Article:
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Figure 2: How Native HANA XS Applications like SAP Lumira Server Work

(Note this is very different than simply putting a traditional BI engine on the same machine as a traditional database – in this case the I/O between BI engine and database is still incurred, the row set still needs to be transmitted, and the BI engines must still process all rows to get the information required to render the graph.  There is a small amount of efficiency in doing all network traffic on the same box but remember that network I/O is still incurred as the TCP/IP stack is nevertheless invoked for the database and BI system to communicate.)


Lumira Server: A HANA-Native BI Solution

Hopefully this sheds some light on why Lumira Server is different than traditional BI tools and how it uses SAP HANA as more than a database – it uses HANA’s computation engines and ultimately uses it as an application server as well.  This “flattening of the stack” and the pushing of calculations to be as close to the data as possible results in huge savings in terms of CPU cycles and I/O overhead.

Does this mean that you need to adopt HANA as your database to benefit from Lumira Server? Not at all – it is true that Lumira Server operates on data stored within HANA, but that data could be published using Lumira Desktop or any technology that creates HANA Views (such as Sybase Replication Server, Data Services, or a large array of other options).  In this scenario you can think of HANA using its memory as space for BI analytical working sets – the size of your HANA system needs to only be the size of the data that needs to be uploaded for exploration and analysis.  Obviously if HANA was your authoritative source or data warehouse database as well, publishing or replication would not be required and you could operate on much larger and more complex datasets with even more efficiency.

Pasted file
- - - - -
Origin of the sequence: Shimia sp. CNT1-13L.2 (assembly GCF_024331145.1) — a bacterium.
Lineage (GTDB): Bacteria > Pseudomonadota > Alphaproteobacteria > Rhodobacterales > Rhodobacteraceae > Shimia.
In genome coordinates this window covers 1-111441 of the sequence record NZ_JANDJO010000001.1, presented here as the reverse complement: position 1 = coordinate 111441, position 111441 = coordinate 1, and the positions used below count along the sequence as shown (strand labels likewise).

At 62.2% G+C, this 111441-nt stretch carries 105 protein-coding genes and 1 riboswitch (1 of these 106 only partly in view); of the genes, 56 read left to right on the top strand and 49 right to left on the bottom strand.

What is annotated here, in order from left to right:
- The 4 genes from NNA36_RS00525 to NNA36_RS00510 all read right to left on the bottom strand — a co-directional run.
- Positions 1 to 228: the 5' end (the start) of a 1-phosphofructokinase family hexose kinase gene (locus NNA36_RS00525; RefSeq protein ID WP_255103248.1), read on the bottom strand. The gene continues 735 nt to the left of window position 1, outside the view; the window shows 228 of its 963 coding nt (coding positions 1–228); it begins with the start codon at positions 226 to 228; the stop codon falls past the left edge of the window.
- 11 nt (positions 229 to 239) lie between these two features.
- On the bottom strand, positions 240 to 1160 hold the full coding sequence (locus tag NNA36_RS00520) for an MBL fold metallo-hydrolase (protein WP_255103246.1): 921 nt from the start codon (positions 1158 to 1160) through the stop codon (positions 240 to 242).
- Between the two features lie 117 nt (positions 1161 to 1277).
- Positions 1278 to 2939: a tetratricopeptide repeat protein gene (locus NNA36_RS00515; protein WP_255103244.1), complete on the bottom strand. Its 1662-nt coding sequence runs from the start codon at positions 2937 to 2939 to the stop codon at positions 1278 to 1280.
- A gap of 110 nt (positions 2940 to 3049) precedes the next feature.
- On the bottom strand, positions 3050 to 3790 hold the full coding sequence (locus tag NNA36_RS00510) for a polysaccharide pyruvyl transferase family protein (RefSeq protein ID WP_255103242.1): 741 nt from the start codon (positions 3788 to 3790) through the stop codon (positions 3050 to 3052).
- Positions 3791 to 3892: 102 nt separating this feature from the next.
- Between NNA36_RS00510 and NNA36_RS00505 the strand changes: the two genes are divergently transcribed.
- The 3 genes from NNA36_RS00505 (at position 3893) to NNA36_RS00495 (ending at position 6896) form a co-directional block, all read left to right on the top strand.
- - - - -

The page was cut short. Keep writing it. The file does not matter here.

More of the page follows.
Making SAP Lumira Server More Accessible

Unfortunately the need for SAP HANA can be a significant blocker for many customers who either do not have HANA already or even those who cannot allocate an existing HANA system to pair with their BI deployment.  Many BI 4.x customers have told us that Lumira Server needs to be more accessible – either through lower cost hardware or perhaps even a configuration that does not require HANA at all.

Those who know SAP Lumira well will note that the desktop does not include a HANA engine yet can still perform most of the tasks as Lumira Server such as visualization and story creation through emulation (albeit in a single user scenario). Unfortunately we cannot just bring that emulation to the server side as it would be horribly inefficient in a multi-user scenario, but we are investigating some possible options on how we can make some type of enabling in-memory technology more accessible to our customers. This would obviously not perform as well as even a small HANA system, but could still be a viable option for some customers with smaller deployments because at its core, Lumira’s requirement is not SAP HANA itself, but what HANA can do for it.

More Details To Come

Some of you may feel that this detail isn’t deep enough – and you are probably right – my first goal is to start getting my information out.  I’m sure you all will help guide my future topics. 😉

In the next installment, I’ll cover some of the most frequently asked questions about SAP Lumira Server’s integration with SAP BI 4, how it works, and how it doesn’t.

(Update: The next blog entry in the series is actually on Lumira Storyboards here: How Lumira Storyboards Work on SAP Lumira Server)

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8 Comments

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  1. RAJAN Patel

    Hi Ashish,